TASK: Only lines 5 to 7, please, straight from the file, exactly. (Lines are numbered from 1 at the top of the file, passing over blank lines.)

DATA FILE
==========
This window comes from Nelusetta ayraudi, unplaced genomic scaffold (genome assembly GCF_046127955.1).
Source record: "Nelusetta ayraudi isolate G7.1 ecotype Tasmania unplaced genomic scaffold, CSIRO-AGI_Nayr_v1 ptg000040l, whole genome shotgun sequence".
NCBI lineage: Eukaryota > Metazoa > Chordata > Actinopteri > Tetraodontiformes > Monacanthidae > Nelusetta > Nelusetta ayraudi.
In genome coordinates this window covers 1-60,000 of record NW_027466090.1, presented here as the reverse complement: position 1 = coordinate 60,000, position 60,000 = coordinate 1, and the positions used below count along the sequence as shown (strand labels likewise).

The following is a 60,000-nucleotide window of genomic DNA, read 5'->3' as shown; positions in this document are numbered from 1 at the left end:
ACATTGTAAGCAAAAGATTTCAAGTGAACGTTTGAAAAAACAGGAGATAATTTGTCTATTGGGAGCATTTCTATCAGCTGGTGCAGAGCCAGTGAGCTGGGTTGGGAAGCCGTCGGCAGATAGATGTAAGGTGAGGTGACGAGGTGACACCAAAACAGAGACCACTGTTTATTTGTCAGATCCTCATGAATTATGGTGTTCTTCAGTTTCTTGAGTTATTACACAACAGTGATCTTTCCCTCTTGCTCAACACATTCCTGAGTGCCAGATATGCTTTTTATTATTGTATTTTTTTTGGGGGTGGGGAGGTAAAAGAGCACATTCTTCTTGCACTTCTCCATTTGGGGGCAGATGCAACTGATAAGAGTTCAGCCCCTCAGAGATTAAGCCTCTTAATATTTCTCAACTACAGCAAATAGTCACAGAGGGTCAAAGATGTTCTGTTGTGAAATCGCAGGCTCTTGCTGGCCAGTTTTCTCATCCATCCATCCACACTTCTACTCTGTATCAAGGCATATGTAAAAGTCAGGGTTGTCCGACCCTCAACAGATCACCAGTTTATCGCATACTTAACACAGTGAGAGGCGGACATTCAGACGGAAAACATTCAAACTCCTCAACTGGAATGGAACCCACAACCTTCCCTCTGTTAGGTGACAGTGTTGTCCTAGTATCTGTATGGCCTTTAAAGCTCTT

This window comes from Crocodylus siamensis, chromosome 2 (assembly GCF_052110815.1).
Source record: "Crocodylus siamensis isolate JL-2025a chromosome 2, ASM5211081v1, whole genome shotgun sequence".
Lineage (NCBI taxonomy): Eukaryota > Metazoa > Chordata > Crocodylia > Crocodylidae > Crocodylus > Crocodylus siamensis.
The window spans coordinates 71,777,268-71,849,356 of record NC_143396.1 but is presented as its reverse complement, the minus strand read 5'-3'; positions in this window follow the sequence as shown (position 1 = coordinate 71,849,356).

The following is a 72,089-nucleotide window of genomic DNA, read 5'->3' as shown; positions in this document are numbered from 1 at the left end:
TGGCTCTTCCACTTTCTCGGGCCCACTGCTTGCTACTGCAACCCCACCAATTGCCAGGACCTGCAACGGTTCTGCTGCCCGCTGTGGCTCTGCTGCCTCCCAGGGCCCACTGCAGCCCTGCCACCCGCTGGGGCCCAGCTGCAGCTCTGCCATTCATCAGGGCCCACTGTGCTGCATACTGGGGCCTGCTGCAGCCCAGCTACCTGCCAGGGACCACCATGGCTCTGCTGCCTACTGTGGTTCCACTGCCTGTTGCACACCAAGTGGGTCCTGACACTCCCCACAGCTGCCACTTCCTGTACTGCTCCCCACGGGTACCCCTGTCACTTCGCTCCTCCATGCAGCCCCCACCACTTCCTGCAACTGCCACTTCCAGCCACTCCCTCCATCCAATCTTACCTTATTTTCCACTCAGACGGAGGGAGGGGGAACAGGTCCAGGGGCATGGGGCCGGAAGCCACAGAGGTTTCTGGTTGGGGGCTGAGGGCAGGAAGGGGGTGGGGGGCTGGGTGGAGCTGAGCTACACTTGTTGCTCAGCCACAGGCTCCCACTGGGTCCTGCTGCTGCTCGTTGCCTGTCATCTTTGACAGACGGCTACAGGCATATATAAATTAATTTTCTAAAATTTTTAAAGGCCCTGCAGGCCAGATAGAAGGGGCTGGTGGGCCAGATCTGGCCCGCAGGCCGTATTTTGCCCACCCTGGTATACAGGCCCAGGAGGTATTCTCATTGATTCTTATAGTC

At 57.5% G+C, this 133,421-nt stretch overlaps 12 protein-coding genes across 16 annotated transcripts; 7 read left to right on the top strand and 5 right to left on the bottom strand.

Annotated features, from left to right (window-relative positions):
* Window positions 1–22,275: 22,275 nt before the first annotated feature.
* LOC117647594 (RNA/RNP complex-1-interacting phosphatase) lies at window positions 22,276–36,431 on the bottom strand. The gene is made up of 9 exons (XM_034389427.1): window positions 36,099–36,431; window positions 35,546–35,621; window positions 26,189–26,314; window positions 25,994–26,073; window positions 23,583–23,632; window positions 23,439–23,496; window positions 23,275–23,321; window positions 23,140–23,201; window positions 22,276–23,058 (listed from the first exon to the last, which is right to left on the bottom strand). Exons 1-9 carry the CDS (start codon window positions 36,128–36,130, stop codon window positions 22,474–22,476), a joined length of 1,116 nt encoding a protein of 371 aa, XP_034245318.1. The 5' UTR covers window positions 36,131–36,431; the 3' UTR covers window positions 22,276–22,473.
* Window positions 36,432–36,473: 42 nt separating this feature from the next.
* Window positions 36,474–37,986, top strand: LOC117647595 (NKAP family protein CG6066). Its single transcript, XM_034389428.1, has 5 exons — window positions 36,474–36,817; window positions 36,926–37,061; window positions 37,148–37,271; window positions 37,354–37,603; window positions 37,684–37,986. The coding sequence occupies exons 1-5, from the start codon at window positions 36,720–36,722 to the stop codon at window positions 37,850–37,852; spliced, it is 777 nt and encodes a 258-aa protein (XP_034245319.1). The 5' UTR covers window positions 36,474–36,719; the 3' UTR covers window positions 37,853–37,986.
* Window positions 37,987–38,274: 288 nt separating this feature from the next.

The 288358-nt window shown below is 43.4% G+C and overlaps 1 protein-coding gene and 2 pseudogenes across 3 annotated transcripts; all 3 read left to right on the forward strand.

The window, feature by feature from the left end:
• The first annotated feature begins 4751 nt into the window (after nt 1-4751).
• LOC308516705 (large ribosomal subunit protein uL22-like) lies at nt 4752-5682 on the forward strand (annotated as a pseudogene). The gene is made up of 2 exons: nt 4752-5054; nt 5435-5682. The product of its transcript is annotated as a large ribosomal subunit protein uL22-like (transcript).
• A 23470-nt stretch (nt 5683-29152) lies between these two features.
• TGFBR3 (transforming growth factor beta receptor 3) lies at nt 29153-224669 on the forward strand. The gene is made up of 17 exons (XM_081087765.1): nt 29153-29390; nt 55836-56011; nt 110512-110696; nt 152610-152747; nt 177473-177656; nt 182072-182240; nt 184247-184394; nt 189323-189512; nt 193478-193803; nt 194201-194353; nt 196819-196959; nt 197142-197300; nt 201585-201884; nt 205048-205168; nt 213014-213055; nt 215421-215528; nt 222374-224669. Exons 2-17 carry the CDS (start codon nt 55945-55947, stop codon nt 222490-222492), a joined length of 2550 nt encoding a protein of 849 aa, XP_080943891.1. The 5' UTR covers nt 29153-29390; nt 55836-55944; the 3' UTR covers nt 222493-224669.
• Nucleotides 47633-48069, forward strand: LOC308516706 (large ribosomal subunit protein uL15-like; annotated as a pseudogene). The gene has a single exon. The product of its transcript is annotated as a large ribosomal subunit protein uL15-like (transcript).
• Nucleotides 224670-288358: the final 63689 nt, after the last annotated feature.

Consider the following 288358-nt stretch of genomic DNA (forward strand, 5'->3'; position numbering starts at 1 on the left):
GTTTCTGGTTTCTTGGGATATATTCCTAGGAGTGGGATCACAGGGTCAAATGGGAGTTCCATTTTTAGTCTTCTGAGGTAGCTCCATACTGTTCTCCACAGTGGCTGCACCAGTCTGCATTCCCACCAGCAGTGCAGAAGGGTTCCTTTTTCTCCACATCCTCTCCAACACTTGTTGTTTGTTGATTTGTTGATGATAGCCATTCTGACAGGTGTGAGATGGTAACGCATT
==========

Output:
The following is a 60,000-nucleotide window of genomic DNA, read 5'->3' as shown; positions in this document are numbered from 1 at the left end:
ACATTGTAAGCAAAAGATTTCAAGTGAACGTTTGAAAAAACAGGAGATAATTTGTCTATTGGGAGCATTTCTATCAGCTGGTGCAGAGCCAGTGAGCTGGGTTGGGAAGCCGTCGGCAGATAGATGTAAGGTGAGGTGACGAGGTGACACCAAAACAGAGACCACTGTTTATTTGTCAGATCCTCATGAATTATGGTGTTCTTCAGTTTCTTGAGTTATTACACAACAGTGATCTTTCCCTCTTGCTCAACACATTCCTGAGTGCCAGATATGCTTTTTATTATTGTATTTTTTTTGGGGGTGGGGAGGTAAAAGAGCACATTCTTCTTGCACTTCTCCATTTGGGGGCAGATGCAACTGATAAGAGTTCAGCCCCTCAGAGATTAAGCCTCTTAATATTTCTCAACTACAGCAAATAGTCACAGAGGGTCAAAGATGTTCTGTTGTGAAATCGCAGGCTCTTGCTGGCCAGTTTTCTCATCCATCCATCCACACTTCTACTCTGTATCAAGGCATATGTAAAAGTCAGGGTTGTCCGACCCTCAACAGATCACCAGTTTATCGCATACTTAACACAGTGAGAGGCGGACATTCAGACGGAAAACATTCAAACTCCTCAACTGGAATGGAACCCACAACCTTCCCTCTGTTAGGTGACAGTGTTGTCCTAGTATCTGTATGGCCTTTAAAGCTCTT

This window comes from Crocodylus siamensis, chromosome 2 (assembly GCF_052110815.1).